}
        }
        for (int old = 0; old <= k; ++old) {
            long w = res.cyclesFromRoot[old];
            for (int a = 2; old + a <= k; ++a) {
                res.cyclesFromRoot[old + a] = (res.cyclesFromRoot[old + a] + w * singleStep[a]) % MODULO;
                res.overallCycles[old + a] = (res.overallCycles[old +a] + w * singleStep[a] % MODULO * a) % MODULO;
            }
        }
        return res;
    }
}

Thanks for reading, and check back for more!

Sunday, August 12, 2018

A week in memory of Leo

The Jun 25 - Jul 1 week presented the last of the last chances to progress in TopCoder Open 2018 with its Round 2C on Tuesday (problems, results, top 5 on the left, parallel round results with 2/3 shared problems, analysis). This round was ran in honor of Leopoldo Taravilse, who has tragically passed away recently. It was really sad to hear this news, and I express my sincere sympathy to Leopoldo's family and friends.

fruwajacybyk has squeezed out the first place through challenges from Min,lu and tozangezan who led after the coding phase. Well done!

Codeforces held its Round 493 on Sunday (problems, results, top 5 on the left, analysis). fjzzq2002 dominated the proceedings, solving all problems with 20 minutes to spare while everybody else could manage at most four. Congratulations on the impressive performance!

Problem D, after removing a somewhat artificial complication, boiled down to the following cute combinatorial puzzle: you are given a tree with n<=2000 vertices. How many cycles of length 1, 2, ..., k (k<=75) does it have, modulo 998244353? A tree does not have simple cycles, so we're interested in non-simple cycles of course. Two cycles that differ only by choosing the starting point and direction are still considered different.

In my previous summary, I have mentioned another Codeforces problem: you are given a prime modulo p up to 109 and two numbers u and v between 0 and p-1. In one step, you can either add one modulo p, subtract one modulo p, or take inverse modulo p. You need to obtain v from u in at most 200 steps (the solution doesn't need to be the shortest).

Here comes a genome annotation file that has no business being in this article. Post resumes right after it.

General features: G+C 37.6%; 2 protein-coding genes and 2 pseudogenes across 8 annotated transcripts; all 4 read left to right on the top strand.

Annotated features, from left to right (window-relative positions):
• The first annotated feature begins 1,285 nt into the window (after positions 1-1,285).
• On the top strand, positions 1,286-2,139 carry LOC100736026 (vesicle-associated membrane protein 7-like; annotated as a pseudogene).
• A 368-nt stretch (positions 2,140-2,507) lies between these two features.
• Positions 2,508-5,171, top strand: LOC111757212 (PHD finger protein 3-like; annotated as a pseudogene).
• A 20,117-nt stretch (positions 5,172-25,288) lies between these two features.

This problem allows many approaches, so I'd like to share a bit more how my thinking went. I've started to write down which numbers we can get in a few steps, like u+1 or 1/(u+1) or 1+1/(u+1)=(u+2)/(u+1). Then I've noticed that if we represent our current number as x/y, then the three operations we have are x->x-y, x->x+y, and swap(x,y). This has strongly resembled the Euclidean algorithm, which can go from (x,y) to (0,gcd(x,y)) using those operations. Now I had a sketch of the solution: we'll represent u as (u*k mod p)/k, then apply the Euclidean algorithm to go from u to 0. Now we do the same for v, and since all operations are reversible, we can now go from u to 0 to v.

However, the Euclidean algorithm takes a small (logarithmic) number of steps only if we have the modulo operation available. With just subtraction, it can take a lot of steps - for example, if we pick k=1, then we'll start with u/1 and need u steps to get to 0 just subtracting 1 every time. So we need to choose k wisely so that the number of steps to get from u to 0 will not exceed 100.

First I tried to find k so that (u*k mod p)/k is as close to the golden ratio as possible, as the golden ratio is the case where the Euclidean algorithm proceeds in the fastest way. However, this did not work as sometimes just being close is not enough, and on last steps we still start making too many subtractions. But then I've realized that I can just try random values of k until I find one that works, and this ended up working flawlessly.

Thanks for reading, and check back for more!

Saturday, July 28, 2018

A too simple week

The Jun 18 - Jun 24 week had Codeforces Round 492 (problems, results, top 5 on the left, analysis). I've also included myself in the standings on the left to highlight the fact that OO0OOO00O0OOO0O00OOO0OO's performance was so amazing that he got all 6 problems accepted before I got any one of those :) Well done!

Right after this round, Scott Wu and Andrew He streamed a post-contest discussion on twitch (CF post). Unfortunately the recording is no longer available, but the concept is exciting and I've enjoyed listening to a part of it.

The round had a few mathy problems, but I'd like to highlight problem E which had a more algorithmic flavor: you are given a prime modulo p up to 109 and two numbers u and v between 0 and p-1. In one step, you can either add one modulo p, subtract one modulo p, or take inverse modulo p. You need to obtain v from u in at most 200 steps (the solution doesn't need to be the shortest). Do you see a way?